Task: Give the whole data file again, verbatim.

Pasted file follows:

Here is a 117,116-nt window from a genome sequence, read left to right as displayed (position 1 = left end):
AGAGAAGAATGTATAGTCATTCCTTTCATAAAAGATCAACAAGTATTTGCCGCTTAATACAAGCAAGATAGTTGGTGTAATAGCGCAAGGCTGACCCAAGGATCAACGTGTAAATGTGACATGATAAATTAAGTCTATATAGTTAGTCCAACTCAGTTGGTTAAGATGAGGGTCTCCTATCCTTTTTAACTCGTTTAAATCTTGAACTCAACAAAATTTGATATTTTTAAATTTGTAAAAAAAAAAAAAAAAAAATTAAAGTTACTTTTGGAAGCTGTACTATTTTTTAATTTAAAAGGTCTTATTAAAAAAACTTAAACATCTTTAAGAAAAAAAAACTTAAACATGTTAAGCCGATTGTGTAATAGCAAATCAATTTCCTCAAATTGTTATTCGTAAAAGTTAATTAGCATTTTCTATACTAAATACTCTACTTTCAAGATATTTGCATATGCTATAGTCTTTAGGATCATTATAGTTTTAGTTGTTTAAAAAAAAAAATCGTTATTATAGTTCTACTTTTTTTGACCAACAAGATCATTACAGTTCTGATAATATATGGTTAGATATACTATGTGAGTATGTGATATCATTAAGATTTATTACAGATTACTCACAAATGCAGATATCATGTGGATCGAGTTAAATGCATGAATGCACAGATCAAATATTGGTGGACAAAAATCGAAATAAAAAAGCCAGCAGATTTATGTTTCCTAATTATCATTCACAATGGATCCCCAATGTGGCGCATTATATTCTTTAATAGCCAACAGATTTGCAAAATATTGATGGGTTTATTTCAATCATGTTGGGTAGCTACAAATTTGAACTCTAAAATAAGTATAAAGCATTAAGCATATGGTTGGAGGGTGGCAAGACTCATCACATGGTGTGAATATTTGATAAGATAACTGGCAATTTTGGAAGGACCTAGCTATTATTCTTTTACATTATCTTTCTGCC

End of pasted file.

Here is a 117,116-nt window from a genome sequence, read left to right as displayed (position 1 = left end):
AGAGAAGAATGTATAGTCATTCCTTTCATAAAAGATCAACAAGTATTTGCCGCTTAATACAAGCAAGATAGTTGGTGTAATAGCGCAAGGCTGACCCAAGGATCAACGTGTAAATGTGACATGATAAATTAAGTCTATATAGTTAGTCCAACTCAGTTGGTTAAGATGAGGGTCTCCTATCCTTTTTAACTCGTTTAAATCTTGAACTCAACAAAATTTGATATTTTTAAATTTGTAAAAAAAAAAAAAAAAAAATTAAAGTTACTTTTGGAAGCTGTACTATTTTTTAATTTAAAAGGTCTTATTAAAAAAACTTAAACATCTTTAAGAAAAAAAAACTTAAACATGTTAAGCCGATTGTGTAATAGCAAATCAATTTCCTCAAATTGTTATTCGTAAAAGTTAATTAGCATTTTCTATACTAAATACTCTACTTTCAAGATATTTGCATATGCTATAGTCTTTAGGATCATTATAGTTTTAGTTGTTTAAAAAAAAAAATCGTTATTATAGTTCTACTTTTTTTGACCAACAAGATCATTACAGTTCTGATAATATATGGTTAGATATACTATGTGAGTATGTGATATCATTAAGATTTATTACAGATTACTCACAAATGCAGATATCATGTGGATCGAGTTAAATGCATGAATGCACAGATCAAATATTGGTGGACAAAAATCGAAATAAAAAAGCCAGCAGATTTATGTTTCCTAATTATCATTCACAATGGATCCCCAATGTGGCGCATTATATTCTTTAATAGCCAACAGATTTGCAAAATATTGATGGGTTTATTTCAATCATGTTGGGTAGCTACAAATTTGAACTCTAAAATAAGTATAAAGCATTAAGCATATGGTTGGAGGGTGGCAAGACTCATCACATGGTGTGAATATTTGATAAGATAACTGGCAATTTTGGAAGGACCTAGCTATTATTCTTTTACATTATCTTTCTGCC